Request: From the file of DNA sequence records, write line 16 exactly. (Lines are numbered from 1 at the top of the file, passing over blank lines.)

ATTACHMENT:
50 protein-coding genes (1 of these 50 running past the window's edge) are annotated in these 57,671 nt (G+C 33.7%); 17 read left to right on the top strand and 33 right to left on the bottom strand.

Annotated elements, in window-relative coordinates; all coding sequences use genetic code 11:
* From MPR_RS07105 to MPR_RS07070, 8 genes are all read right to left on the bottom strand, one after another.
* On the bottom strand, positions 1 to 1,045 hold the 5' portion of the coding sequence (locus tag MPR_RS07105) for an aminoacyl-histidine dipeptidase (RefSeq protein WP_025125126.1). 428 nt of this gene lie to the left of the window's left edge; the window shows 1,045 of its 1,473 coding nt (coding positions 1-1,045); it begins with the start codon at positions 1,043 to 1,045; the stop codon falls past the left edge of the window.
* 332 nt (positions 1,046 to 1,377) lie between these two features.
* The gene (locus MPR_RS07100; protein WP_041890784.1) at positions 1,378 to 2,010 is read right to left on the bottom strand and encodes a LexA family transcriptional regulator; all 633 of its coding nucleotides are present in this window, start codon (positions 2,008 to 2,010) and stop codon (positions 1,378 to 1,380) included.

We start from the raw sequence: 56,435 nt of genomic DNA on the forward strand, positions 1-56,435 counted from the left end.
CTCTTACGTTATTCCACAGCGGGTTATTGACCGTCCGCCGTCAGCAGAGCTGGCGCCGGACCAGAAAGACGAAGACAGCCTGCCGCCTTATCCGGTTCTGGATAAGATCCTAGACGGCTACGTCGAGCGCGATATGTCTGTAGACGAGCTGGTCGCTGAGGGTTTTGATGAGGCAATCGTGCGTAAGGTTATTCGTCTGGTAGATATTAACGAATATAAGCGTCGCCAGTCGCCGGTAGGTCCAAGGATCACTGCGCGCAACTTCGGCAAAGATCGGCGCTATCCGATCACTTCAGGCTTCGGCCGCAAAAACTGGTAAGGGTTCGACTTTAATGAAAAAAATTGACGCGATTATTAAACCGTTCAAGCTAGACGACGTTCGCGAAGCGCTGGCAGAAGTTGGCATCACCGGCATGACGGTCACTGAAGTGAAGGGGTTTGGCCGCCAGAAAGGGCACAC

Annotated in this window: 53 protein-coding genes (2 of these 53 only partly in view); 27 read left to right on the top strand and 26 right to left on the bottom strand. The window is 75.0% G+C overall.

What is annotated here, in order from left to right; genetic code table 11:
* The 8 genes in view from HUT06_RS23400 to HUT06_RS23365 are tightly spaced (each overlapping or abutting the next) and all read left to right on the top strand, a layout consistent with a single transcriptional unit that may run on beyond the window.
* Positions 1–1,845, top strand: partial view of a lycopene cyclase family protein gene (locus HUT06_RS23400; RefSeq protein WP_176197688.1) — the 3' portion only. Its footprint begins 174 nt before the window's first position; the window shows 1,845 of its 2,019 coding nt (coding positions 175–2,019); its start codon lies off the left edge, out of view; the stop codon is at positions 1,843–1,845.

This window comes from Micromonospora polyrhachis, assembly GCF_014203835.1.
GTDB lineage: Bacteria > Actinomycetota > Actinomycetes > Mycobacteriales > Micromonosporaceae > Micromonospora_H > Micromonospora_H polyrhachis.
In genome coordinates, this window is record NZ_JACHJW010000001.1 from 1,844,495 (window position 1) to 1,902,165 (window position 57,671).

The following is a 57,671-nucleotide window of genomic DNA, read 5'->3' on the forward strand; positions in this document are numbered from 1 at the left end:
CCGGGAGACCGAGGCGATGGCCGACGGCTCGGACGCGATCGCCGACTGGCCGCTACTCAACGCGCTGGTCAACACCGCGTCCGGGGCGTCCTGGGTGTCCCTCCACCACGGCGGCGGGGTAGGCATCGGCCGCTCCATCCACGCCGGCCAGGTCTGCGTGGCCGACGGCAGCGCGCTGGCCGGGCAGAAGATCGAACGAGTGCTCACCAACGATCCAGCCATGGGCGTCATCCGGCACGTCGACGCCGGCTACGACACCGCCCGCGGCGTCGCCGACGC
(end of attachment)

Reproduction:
The following is a 57,671-nucleotide window of genomic DNA, read 5'->3' on the forward strand; positions in this document are numbered from 1 at the left end: